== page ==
While Florida and Arizona have relatively robust ballot “healing” processes, advocates have called for tightened procedures in Wisconsin and Michigan, with the latter’s law stating that a voter must be contacted and given the opportunity to correct if time permits, according to the National Conference of State Legislatures.

Meanwhile, in August, a federal judge ruled that residents of North Carolina should be given the ability to fix their ballots, while rejecting other changes requested by Democracy North Carolina and the League of Women Voters of North. Carolina. A subsequent North Carolina Democratic Party lawsuit claims the ballot fixing process does not go far enough.

Pennsylvania advocates are currently seeking provisions that uniformly require election officials to contact voters and give them an opportunity to resolve a signature issue with a ballot.

Counting delay

Becoming part of concerns about giving voters the opportunity and time to correct their ballots are concerns about long waits for final results as states grapple with high rates of postal votes.

Several states, including Pennsylvania, Wisconsin and Michigan, do not allow the processing of postal ballots before election day.

Meanwhile, Florida allows processing and counting to begin 22 days before November 3, and North Carolina can start processing on the fifth Tuesday before election day and can start counting two weeks before. Arizona, meanwhile, can begin processing and counting 14 days before election day.

During its June primaries, Pennsylvania experienced delays due to a 17-fold increase in postal voting from the 2016 general election. In June, about half of the three million voters voted by mail .

Observers fear such delays could be exacerbated in the general election, leading to a potentially busy post-election period, especially as some accuse Trump of having already laid the groundwork to challenge the results.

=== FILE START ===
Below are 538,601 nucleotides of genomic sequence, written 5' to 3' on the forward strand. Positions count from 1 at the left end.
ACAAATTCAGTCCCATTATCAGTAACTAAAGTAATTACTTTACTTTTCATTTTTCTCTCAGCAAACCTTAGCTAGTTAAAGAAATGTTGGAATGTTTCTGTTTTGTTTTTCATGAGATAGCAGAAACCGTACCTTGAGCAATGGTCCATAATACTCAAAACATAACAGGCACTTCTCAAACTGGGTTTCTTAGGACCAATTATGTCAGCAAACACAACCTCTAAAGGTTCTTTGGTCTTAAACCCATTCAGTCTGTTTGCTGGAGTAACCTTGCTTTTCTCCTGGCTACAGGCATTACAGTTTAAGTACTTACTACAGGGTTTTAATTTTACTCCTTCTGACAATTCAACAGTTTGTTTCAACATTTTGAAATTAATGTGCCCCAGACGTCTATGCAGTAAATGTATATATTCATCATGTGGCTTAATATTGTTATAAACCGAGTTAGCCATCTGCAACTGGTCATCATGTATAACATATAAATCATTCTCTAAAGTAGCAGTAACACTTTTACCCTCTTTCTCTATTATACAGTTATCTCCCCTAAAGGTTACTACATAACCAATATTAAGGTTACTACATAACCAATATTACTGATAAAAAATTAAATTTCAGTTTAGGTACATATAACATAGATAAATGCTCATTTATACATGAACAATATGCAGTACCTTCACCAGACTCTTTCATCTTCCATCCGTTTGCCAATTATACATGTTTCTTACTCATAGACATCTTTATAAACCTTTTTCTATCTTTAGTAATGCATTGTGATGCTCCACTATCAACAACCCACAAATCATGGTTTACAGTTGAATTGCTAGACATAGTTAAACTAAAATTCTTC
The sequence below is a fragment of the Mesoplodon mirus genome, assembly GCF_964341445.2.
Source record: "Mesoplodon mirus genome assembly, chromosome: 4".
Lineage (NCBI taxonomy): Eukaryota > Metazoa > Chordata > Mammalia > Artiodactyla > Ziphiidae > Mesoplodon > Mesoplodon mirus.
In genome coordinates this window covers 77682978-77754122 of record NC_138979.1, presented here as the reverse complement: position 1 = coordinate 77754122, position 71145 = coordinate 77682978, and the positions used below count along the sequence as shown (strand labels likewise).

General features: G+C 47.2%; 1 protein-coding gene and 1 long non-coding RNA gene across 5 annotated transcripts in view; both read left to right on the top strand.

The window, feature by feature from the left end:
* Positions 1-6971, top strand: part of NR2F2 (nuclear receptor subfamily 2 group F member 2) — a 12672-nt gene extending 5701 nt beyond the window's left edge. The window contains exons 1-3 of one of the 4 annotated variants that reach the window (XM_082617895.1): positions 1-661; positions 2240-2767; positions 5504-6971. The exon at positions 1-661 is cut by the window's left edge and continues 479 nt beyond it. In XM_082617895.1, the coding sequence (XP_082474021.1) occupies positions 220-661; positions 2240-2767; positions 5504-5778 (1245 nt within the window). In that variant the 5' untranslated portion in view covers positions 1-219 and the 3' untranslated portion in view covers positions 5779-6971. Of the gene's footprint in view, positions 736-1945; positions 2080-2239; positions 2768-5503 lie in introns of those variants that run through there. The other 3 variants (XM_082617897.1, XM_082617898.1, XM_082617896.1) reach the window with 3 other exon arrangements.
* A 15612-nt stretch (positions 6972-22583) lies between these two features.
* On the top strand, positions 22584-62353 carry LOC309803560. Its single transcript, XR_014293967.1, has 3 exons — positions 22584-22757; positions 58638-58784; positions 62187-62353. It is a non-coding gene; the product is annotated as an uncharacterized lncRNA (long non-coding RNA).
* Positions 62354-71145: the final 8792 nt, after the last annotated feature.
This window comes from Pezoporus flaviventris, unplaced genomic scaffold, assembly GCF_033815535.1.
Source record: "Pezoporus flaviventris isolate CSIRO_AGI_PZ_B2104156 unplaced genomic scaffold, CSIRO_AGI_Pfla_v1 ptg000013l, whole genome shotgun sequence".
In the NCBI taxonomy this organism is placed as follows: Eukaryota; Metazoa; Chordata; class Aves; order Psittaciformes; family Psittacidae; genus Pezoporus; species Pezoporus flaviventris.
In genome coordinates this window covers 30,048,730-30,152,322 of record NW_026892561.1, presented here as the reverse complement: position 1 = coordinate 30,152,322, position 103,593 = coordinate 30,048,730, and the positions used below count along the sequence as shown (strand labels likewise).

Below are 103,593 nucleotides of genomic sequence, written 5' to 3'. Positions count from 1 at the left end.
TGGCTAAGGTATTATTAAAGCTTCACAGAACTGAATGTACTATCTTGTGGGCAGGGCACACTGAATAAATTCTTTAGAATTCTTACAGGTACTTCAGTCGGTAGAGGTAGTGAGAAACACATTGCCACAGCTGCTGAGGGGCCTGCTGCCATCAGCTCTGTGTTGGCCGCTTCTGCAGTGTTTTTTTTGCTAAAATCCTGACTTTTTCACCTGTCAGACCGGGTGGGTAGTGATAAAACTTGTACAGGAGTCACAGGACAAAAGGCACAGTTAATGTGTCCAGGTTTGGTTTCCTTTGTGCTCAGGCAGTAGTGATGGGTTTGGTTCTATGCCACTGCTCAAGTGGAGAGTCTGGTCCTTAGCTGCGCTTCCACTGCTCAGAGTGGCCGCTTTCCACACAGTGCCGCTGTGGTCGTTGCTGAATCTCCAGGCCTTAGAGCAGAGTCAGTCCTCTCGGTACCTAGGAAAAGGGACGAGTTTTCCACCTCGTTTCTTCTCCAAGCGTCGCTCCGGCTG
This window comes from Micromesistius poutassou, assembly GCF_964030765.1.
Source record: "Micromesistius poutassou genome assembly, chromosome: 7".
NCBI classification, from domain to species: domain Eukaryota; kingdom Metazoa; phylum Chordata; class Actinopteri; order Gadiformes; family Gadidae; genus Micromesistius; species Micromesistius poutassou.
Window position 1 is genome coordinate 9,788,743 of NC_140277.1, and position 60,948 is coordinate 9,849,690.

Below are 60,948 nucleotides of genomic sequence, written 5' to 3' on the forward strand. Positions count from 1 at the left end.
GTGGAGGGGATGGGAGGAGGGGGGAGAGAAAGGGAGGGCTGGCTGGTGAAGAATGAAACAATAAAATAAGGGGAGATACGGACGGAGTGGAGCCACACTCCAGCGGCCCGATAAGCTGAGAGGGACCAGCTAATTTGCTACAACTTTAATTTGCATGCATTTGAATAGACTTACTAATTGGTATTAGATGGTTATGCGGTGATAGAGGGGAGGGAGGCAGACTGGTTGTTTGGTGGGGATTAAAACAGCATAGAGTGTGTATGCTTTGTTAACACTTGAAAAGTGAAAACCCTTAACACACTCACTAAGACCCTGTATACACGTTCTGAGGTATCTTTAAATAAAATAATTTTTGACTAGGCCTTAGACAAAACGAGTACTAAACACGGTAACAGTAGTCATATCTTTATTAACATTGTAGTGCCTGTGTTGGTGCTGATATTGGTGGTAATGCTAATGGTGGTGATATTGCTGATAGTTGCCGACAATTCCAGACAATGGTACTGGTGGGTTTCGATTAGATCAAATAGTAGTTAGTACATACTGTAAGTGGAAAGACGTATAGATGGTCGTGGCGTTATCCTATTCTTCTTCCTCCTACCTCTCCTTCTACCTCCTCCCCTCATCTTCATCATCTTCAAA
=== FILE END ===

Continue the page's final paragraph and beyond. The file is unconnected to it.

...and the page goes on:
“No one in Pennsylvania wants this to be Florida in 2000. And that includes Republicans and Democrats, Independents, everyone,” said Jon Delano, political editor in Pittsburgh, Pennsylvania TV station KDKA and assistant professor. of Public Policy at Carnegie Mellon University. Al Jazeera, referring to the 2000 general election, in which Florida’s problems with the polls delayed the final election results by more than a month.

The tightening is expected to be particularly felt in states that are expected to experience a sharp increase in postal voting, despite historically low postal voters in previous elections.

In North Carolina’s 2018 legislative election, just under 3% of voters successfully voted by mail, according to the U.S. Electoral Assistance Commission. Wisconsin had just over five percent of the mail-in votes in that election. Pennsylvania had just under four percent.

“It’s fair to say that the most critical election of our lives is taking place in the midst of a pandemic, as many states like Pennsylvania are implementing whole new voting systems,” Delano said.

“You have a cascade of circumstances that lead to great uncertainty as to how this process will work,” he added. “It could be that everything works very well, but with an expected number of six to seven million voters [in Pennsylvania], there is always a lot of room for pips ”.

Emily Sumlin contributed to the research.